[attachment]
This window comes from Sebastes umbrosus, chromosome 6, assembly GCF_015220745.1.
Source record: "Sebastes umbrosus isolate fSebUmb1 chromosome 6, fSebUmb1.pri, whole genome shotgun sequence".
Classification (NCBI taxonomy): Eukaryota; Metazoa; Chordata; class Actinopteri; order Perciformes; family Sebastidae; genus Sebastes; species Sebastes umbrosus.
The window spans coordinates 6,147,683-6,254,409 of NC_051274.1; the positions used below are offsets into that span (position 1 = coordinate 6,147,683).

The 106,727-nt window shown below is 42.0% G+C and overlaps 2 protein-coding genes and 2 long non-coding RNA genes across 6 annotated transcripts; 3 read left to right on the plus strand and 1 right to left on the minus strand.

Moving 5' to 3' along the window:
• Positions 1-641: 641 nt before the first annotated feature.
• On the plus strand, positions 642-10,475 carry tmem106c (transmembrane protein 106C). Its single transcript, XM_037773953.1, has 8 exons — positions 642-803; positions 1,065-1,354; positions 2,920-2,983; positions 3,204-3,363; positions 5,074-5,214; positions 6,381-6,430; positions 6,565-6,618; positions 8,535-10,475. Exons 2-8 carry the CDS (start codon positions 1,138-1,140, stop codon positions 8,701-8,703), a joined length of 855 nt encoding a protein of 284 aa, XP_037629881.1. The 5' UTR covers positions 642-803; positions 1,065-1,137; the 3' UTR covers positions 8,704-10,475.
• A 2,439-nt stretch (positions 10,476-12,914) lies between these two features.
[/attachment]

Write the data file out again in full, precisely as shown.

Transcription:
This window comes from Sebastes umbrosus, chromosome 6, assembly GCF_015220745.1.
Source record: "Sebastes umbrosus isolate fSebUmb1 chromosome 6, fSebUmb1.pri, whole genome shotgun sequence".
Classification (NCBI taxonomy): Eukaryota; Metazoa; Chordata; class Actinopteri; order Perciformes; family Sebastidae; genus Sebastes; species Sebastes umbrosus.
The window spans coordinates 6,147,683-6,254,409 of NC_051274.1; the positions used below are offsets into that span (position 1 = coordinate 6,147,683).

The 106,727-nt window shown below is 42.0% G+C and overlaps 2 protein-coding genes and 2 long non-coding RNA genes across 6 annotated transcripts; 3 read left to right on the plus strand and 1 right to left on the minus strand.

Moving 5' to 3' along the window:
• Positions 1-641: 641 nt before the first annotated feature.
• On the plus strand, positions 642-10,475 carry tmem106c (transmembrane protein 106C). Its single transcript, XM_037773953.1, has 8 exons — positions 642-803; positions 1,065-1,354; positions 2,920-2,983; positions 3,204-3,363; positions 5,074-5,214; positions 6,381-6,430; positions 6,565-6,618; positions 8,535-10,475. Exons 2-8 carry the CDS (start codon positions 1,138-1,140, stop codon positions 8,701-8,703), a joined length of 855 nt encoding a protein of 284 aa, XP_037629881.1. The 5' UTR covers positions 642-803; positions 1,065-1,137; the 3' UTR covers positions 8,704-10,475.
• A 2,439-nt stretch (positions 10,476-12,914) lies between these two features.